Hillary Clinton knows that her base is pro-gun control. You can tell she knows this because the fact that her competitor for the Democratic nomination isn’t as dogmatic about guns as she is has helped focus her attacks on him over the issue. Now the NRA seems to be helping Ms. Clinton sharpen her claws since the gun lobbyist released a statement, essentially praising Bernie for his belief that gun manufacturers shouldn’t be liable for crimes committed with guns they make.
For the life of me, I can’t figure out why Clinton — or any other rational adult — thinks Bernie is wrong.
I get it; guns are not candy. And I have dispensed with God knows how many hours of my of my life writing Christ only knows how many tens of thousands of words in support of gun control measures. So I’m someone who would be willingly identified as pro-gun control and even I think it’s a bridge too far to write legislation that punishes companies for a crime someone else committed using one of their products; even gun manufacturers.
Oh, and the NRA? The NRA is trolling. Don’t feed the troll.
Maybe it’s because I’ve never viewed gun manufacturers as “evil,” or maybe it’s because of something else, but to me the fact that they build and sell guns doesn’t mean we should open this line of litigation up, at least not under normal circumstances. No doubt that they shouldn’t be allowed to stymie research on gun violence and should work with us to make their products safer, but show me a case where a gun company willingly sold guns to under-aged kids who went and shot up a mall or their school and I’ll say you should sue that gun manufacturer, not just any manufacturer of a gun that happened to be used in a crime.
But, and believe me, I know the irony in this question, would we hold a car manufacturer liable in the same way?
If someone inappropriately used their car to mow down a boardwalk full of tourists, would we let someone sue Buick if it was a Skylark that they were driving? Or would we punish the person who broke the law and killed people? See, this is where people who argue against any forms of gun control gain traction with the public, when otherwise sensible people start losing their damn minds just because a gun is involved.
No one in their right mind thinks that guns are regulated enough; not in a country of 330 million people that has more guns than that in it anyway. Someone who tells you it’s hard to get a gun in this country is lying through their teeth. This issue is whether or not the mainstream “Democratic Party” thought is too far to the authoritarian side, and for my money, if the mainstream agrees with Mrs. Clinton, then it absolutely is.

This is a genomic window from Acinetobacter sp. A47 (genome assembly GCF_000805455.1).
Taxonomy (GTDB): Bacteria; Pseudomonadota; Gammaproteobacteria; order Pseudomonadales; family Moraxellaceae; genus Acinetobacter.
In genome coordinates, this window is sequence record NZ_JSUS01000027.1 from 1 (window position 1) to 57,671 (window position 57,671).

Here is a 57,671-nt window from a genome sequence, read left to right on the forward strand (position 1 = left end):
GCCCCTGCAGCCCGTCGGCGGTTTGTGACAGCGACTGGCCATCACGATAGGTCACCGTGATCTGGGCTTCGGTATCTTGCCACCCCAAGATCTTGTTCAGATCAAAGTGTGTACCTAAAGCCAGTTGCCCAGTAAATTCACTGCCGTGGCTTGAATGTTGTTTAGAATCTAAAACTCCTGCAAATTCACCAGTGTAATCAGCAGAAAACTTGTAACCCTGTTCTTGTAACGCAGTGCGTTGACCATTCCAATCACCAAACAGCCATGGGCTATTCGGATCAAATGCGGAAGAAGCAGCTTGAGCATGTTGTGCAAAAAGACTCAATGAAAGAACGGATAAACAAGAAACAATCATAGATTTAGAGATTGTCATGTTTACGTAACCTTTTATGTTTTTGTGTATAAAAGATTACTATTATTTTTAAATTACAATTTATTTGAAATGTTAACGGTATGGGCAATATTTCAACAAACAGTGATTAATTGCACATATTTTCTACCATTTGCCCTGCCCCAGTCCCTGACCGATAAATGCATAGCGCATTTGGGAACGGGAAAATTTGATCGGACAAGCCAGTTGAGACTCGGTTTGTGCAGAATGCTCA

I don’t think a pencil maker should be held liable if someone over-sharpens their product and stabs someone’s eyeball out with it. I don’t think it’s right to sue a butcher because someone poisoned some of their beef and fed it to their boss and killed him. Of course guns are intended to be used to kill, but the same basic principle applies — you can’t punish someone for a crime they didn’t commit. And selling a fully-lawful product isn’t a crime, no matter how much we all want that product better regulated.
If those who want this country to be more logical with guns aren’t careful they can tiptoe into Radical Town themselves. There’s about a Grand Canyon’s worth of difference between regulating how, when, and to whom one can sell a deadly weapon and holding the manufacturer of said deadly weapon legally responsible for something done with that deadly weapon. Until we decide as a society we don’t have a right to self-defense, weapons manufacturers will exist legally. That means they deserve the same protection as any company.
So yeah, you can’t sue a dildo manufacturer when you shove their product too far up a sunshine-free orifice and you can’t sue a gun manufacturer when someone uses their product in a way they didn’t intend it to be used.
It’s a gray, murky area of gun regulation to be sure. But it’s one in which proponents of tougher gun laws need to find reality and latch-on tight. If they do, they can prove to gun rights advocates that they can be trusted to be reasonable. Being reasonable tends to open doors. That seems like a good way to like, find better solutions to problems…but who the shit wants that, right?